Get moving!

Many of us, adults and children alike, spend a lot of time sitting down and it’s not healthy. But the good news is, we don’t all have to become marathon runners to improve our health and wellbeing – unless of course, we want to – we just need to MOVE more!

Not only will you and your children see the physical health benefits that exercise brings, adding regular workouts into your family’s routine can help to get your endorphins flowing and benefit mental wellbeing, while helping to manage issues such as stress, anxiety and depression.

Although busy work schedules and lack of childcare can make finding time to exercise with your children challenging, it’s important to find easy ways to incorporate it into your day to day routine.

Some simple ideas to try include taking time out from tech and opting for a walk after dinner instead of heading directly for the television or signing up to local charity walks or junior park runs at the weekend!

Ensure your children get enough shut-eye

Sleep not only plays a vital role in balancing hormones and restoring the immune system, but it’s also important for various aspects of brain function including cognition, concentration and productivity.

Aim for around 8 hours of sleep a night. That said, if your child’s alarm goes off and they still have a notable lack of energy or spend the day longing for a chance to nap, it’s a sign that they probably need more sleep.

Top tip: a room temperature of 18C is perfect for helping us to drift off, and a glass of milk may also help – for children as well as adults!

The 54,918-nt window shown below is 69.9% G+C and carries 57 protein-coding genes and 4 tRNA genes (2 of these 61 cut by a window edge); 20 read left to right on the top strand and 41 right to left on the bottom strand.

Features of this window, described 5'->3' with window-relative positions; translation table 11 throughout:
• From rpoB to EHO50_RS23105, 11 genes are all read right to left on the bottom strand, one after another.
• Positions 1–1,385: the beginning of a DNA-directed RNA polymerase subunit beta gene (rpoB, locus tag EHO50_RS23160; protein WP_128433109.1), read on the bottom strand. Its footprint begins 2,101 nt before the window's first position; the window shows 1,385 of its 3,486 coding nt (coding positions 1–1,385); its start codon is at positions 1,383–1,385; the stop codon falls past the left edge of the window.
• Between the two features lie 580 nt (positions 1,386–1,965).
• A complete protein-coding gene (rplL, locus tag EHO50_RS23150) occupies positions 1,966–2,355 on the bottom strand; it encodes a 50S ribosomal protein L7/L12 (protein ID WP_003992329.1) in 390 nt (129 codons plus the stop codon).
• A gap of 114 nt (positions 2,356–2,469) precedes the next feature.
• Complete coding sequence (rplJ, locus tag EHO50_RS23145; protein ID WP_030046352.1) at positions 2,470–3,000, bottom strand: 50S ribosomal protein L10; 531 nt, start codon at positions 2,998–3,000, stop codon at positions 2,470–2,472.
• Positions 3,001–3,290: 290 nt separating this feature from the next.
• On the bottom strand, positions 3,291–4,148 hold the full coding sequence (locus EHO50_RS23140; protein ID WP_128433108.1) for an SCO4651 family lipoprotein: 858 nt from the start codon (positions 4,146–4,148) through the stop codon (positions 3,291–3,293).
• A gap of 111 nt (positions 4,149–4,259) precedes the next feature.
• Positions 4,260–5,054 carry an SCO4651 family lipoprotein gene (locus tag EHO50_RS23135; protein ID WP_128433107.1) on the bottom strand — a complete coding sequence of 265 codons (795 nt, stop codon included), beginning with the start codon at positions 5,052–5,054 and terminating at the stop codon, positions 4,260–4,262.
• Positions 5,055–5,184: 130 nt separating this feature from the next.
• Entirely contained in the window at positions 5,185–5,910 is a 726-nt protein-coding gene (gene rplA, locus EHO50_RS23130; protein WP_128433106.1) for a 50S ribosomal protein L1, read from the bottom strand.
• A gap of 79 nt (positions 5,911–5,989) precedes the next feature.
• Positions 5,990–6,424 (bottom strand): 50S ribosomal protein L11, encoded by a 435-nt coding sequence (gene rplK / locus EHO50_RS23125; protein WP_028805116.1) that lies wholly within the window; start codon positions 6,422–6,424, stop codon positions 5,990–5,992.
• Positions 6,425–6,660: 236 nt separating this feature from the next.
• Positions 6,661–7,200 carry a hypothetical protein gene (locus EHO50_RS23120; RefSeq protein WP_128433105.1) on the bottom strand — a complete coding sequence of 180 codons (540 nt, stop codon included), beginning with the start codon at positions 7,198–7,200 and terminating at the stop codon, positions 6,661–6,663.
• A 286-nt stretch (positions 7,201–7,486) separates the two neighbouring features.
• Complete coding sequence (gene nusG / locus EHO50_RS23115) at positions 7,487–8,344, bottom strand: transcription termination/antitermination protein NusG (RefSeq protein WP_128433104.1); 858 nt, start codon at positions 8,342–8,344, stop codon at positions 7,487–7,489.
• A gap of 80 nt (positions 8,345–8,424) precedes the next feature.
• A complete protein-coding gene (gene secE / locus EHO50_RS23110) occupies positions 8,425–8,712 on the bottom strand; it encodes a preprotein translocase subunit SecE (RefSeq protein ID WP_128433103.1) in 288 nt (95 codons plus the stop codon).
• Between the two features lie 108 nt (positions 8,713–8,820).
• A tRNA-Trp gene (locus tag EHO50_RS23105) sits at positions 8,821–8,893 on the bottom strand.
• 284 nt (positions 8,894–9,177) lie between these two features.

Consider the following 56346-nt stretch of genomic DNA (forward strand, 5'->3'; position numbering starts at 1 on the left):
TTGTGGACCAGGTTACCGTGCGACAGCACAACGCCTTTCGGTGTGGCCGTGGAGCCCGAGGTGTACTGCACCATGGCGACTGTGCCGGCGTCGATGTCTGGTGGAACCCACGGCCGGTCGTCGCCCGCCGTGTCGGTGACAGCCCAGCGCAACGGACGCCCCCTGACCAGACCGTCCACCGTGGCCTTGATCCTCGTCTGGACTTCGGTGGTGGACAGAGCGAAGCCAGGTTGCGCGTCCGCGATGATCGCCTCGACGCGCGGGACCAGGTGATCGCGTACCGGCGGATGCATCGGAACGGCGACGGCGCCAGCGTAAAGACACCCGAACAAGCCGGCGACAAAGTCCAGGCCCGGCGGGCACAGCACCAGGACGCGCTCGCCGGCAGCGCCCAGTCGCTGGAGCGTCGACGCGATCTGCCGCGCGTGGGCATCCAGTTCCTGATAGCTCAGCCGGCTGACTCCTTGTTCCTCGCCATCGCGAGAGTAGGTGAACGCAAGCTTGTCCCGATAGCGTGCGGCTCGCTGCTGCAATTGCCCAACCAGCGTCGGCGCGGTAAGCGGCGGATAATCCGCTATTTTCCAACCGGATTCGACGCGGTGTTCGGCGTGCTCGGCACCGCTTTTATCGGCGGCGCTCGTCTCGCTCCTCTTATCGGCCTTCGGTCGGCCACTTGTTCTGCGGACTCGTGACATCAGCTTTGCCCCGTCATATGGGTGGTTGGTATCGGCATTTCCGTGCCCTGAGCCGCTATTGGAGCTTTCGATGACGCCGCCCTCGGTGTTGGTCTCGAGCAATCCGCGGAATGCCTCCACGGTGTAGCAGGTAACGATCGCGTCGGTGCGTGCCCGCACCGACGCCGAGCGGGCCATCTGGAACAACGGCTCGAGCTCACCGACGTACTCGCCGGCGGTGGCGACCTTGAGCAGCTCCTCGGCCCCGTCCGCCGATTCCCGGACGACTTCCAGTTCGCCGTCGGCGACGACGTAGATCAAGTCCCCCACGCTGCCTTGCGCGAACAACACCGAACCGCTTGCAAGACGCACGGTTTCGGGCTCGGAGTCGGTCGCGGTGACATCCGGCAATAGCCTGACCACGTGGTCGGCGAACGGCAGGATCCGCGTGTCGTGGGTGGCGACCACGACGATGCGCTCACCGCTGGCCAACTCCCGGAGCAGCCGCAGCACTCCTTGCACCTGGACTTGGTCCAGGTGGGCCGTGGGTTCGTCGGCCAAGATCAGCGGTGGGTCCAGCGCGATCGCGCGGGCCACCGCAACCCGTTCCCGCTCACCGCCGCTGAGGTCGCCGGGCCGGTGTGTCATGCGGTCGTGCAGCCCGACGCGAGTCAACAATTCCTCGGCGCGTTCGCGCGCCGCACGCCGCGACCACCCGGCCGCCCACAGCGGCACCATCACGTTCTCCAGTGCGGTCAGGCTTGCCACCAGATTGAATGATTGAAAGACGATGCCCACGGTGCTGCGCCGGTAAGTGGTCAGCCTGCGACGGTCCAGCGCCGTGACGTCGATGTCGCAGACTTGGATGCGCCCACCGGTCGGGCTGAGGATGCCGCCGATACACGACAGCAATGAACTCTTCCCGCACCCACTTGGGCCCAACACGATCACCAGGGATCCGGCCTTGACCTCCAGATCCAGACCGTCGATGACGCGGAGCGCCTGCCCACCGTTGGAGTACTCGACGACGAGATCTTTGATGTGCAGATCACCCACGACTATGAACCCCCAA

Don’t forget to crack a smile

Remember, that living healthily should be a pleasure, not a chore and that we can affect so much with our mindset.

So, try to spend a little time with your children every day doing something that makes them smile – whether it’s reading their favourite book, watching a film or even going for a jog together!

When you crack a smile, it affects certain muscles which release a chemical called endorphins which not only trigger a positive feeling and improve your mood but can also help to lower blood pressure and reduce stress levels.

Dr Dawn Harper, Simplyhealth

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Source

[1]This survey was carried out by Censuswide on the behalf of Simplyhealth and surveyed a nationally representative sample of 3,000 UK adults aged 16+ between 03.01.2020 – 10.01.2020. Censuswide abides by and employ members of the Market Research Society which is based on ESOMAR principles.

About The Author

Dr Dawn Harper
Media Medic

Dr Dawn is a leading media medic best known for her work on Channel 4’s award-winning ‘Embarrassing Bodies’ & ‘Born Naughty?’. She is also an ambassador for Simplyhealth, supporting the launch of their new cash plan and app which offers a simple, cost-effective and convenient alternative to private health insurance.